Residents say Councilwoman Quinones-Sanchez turned her back on them.
The neighborhood looks like a diversity officer’s dream. White, black and Hispanic people can all be spotted on the same block. Competing Latin and punk music blares out of neighboring houses while hip-hop blasts from a car cruising down the street.
It’s also a poor neighborhood. According to 2007 census estimates, the median income is $16,237, and 47 percent of the community lives below poverty level.
The economics of the area show up in its considerable amount of vacant land. In between houses, schools and old factories lies plot after plot of unused space, the usual mixture of grass and concrete, gravel, glass and trash. In total, nearly 25 percent of the land in the neighborhood is empty.
Bounded by Girard and Diamond and Front and 10th Street, in places the neighborhood is called Norris Square, Ludlow, West Kensington or Old Kensington. Eastern North Philadelphia is a helpful blanket term to cover the whole area.
“Why don’t you just call it Northern Liberties II?” says resident Freddie Cuevas, drinking a Corona across the street from the Al-Asqa Islamic Society at Germantown and Jefferson. He’s only half-joking.
Gentrification is hitting the neighborhood hard, with pressure coming from Northern Liberties to the South, Fishtown to the East, and Temple University to the west. According to the Eastern North Philadelphia Coalition (ENPC), a group of churches, community groups and civic associations, the price for a typical house has risen from about $40,000 in 2001 to $250,000 or more in 2007.
“My Dad bought a house for seven grand in the 1970s,” Cuevas says. “Now it costs $250,000. There’s lots of vacant land but you can’t buy it. It’s too expensive.”
Year of decline and neglect have left the neighborhood short of vibrant public spaces, thriving businesses and local jobs and services. Meanwhile, development pressure from surrounding neighborhoods is ratcheting up housing prices and pushing out longtime residents.
ENPC has a plan to tackle both problems at once, to acquire vacant land to revitalize the area while maintaining affordable housing for local residents. However, they depend on the city to hand over the land, and they say Councilwoman Maria Quiñones-Sánchez is giving them the cold shoulder.
“She’s afraid to meet with her constituents for some reason,” says Nora Lichtash, a member of ENCP’s leadership team. “We feel like she should meet with us and tell us why she can or can’t do this.”
ENCP wants to create a community land trust, in which the community would own the land and lease it to groups providing affordable housing, local businesses, and green space. They’ve made a plan, identified parcels to develop, and want the city to transfer certain vacant lots and buy others using Neighborhood Transformation Initiative (NTI) money.
Land trusts can be effective in combating gentrification in the right circumstances, says Temple Professor Carolyn Adams. “A community that creates a land trust is trying to take a particular geographic location out of the marketplace so that its price is not affected by any upward movement in market values that might ultimately force gentrification in the community,” she says.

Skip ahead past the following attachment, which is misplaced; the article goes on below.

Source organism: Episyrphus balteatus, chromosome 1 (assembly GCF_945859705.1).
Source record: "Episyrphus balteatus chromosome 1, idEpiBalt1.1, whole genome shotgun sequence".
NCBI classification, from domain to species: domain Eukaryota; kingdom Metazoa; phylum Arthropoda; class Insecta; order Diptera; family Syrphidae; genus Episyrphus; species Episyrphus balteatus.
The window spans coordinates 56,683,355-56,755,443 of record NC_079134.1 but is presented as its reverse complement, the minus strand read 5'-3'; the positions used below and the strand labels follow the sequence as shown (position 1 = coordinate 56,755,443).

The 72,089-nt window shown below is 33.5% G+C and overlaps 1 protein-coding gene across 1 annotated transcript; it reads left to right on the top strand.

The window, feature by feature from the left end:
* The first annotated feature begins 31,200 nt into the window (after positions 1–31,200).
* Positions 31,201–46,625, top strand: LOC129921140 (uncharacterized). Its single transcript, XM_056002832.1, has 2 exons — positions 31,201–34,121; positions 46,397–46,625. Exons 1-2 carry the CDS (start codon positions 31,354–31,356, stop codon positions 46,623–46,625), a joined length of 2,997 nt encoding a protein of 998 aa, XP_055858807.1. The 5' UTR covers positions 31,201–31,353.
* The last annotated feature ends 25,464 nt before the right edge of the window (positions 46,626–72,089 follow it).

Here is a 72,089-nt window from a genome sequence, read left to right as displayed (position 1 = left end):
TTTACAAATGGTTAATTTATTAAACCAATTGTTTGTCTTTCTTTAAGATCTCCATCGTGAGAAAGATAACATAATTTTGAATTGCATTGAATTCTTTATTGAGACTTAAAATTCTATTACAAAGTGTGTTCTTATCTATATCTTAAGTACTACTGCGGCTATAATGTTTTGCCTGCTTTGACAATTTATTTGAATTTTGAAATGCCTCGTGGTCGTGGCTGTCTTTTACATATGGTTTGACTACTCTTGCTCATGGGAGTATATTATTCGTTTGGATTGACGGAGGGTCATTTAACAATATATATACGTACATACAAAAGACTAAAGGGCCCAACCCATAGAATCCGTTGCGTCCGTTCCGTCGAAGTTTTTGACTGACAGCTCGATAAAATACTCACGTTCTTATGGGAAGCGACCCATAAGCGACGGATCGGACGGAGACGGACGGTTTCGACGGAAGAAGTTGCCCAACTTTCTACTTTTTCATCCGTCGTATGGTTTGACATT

“There has to be a responsible and cohesive organization that sets out to ID an area, agrees that it’s an area they want to take out of the market, and that will work with property owners so the trust owns the land and the owners own the structures. You have to have a good quality organization that is coherent and can act as a permanent steward.”
ENCP, wanting to be that steward, held a community meeting about the land trust March 23 at Temple Presbyterian Church at 7th and Thompson, attended by nearly 200 people. Staffer Justin Diberardinis attended in Quiñones-Sánchez’s place, but the ENCP wasn’t satisfied and created fliers and postcards documenting the councilwoman’s absence. On March 25, members descended on her office in City Hall to demand her attention, but they missed her by five minutes.
Quiñones-Sánchez is not amused by the coalition’s antics. “I meet with them every three months. I’ve been very supportive of their proposals. I told them the month before I couldn’t attend because of budget hearings in light of the fact that the issue wasn’t time sensitive,” she says.
She controls $4.2 million in NTI funds and says she is willing to use it for ENCP’s goals. However, Mayor Nutter has temporarily frozen the funds pending a review by the City Controller.
“Am I willing to spend it? I have, and I will be,” she says.
In fact, the only NTI funds released by the councilwoman before the freeze were to the Evelyn Sanders Townhouses at 9th and Indiana through Women’s Community Revitalization Project, a member group of ENCP of which Lichtash is the director.
Further complicating matters, community development group Association Puertorriqueños en Marcha (APM), is active in the area and may be competing for some of the same land parcels.
“APM just got nationally funded. They may already have projects on line,” Quiñones-Sánchez says.
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